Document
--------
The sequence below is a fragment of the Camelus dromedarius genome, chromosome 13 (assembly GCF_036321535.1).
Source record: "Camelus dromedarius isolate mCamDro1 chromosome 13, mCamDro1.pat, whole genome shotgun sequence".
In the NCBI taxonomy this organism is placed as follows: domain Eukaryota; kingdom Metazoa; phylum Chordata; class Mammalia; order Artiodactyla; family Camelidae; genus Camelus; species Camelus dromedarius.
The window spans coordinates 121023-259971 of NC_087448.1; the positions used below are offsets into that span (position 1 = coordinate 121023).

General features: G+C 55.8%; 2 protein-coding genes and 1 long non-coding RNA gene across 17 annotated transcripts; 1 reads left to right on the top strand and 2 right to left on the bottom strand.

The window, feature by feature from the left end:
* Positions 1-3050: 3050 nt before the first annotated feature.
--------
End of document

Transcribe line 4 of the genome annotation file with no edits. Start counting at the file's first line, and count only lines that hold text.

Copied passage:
The window spans coordinates 121023-259971 of NC_087448.1; the positions used below are offsets into that span (position 1 = coordinate 121023).